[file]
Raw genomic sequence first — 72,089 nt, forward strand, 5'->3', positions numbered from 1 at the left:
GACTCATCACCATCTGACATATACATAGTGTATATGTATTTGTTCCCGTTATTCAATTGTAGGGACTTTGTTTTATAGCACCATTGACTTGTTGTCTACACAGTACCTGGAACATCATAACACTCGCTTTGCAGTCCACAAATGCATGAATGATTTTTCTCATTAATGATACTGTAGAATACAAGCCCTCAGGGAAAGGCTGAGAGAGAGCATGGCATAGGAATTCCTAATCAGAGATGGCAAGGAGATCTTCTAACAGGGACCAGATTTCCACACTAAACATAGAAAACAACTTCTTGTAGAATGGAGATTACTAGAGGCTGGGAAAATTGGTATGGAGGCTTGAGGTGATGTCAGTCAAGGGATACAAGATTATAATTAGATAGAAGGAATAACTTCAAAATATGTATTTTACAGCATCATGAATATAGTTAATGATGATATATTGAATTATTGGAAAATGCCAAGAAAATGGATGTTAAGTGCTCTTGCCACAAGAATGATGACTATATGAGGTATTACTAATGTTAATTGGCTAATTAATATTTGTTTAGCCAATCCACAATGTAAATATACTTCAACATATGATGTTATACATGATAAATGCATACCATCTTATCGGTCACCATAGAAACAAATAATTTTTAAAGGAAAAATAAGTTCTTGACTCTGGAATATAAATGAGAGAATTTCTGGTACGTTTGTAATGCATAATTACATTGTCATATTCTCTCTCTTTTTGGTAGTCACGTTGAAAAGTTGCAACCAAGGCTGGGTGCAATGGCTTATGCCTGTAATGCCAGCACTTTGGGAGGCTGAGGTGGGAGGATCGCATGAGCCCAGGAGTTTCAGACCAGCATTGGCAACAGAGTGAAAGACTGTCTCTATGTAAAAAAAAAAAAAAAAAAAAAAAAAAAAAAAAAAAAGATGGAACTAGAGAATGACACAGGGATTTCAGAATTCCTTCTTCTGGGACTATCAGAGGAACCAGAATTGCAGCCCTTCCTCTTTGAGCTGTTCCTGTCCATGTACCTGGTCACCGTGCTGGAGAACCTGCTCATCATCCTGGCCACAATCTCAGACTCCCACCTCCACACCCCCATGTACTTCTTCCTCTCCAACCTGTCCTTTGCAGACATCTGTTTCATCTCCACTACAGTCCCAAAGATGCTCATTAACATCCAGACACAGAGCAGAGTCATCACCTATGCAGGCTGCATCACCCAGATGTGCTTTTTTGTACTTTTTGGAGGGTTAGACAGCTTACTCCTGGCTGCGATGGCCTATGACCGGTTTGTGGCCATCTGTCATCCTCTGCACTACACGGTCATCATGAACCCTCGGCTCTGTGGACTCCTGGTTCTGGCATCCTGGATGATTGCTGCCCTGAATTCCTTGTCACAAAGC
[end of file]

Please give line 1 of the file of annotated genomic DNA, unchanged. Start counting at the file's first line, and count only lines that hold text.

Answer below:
Raw genomic sequence first — 72,089 nt, forward strand, 5'->3', positions numbered from 1 at the left: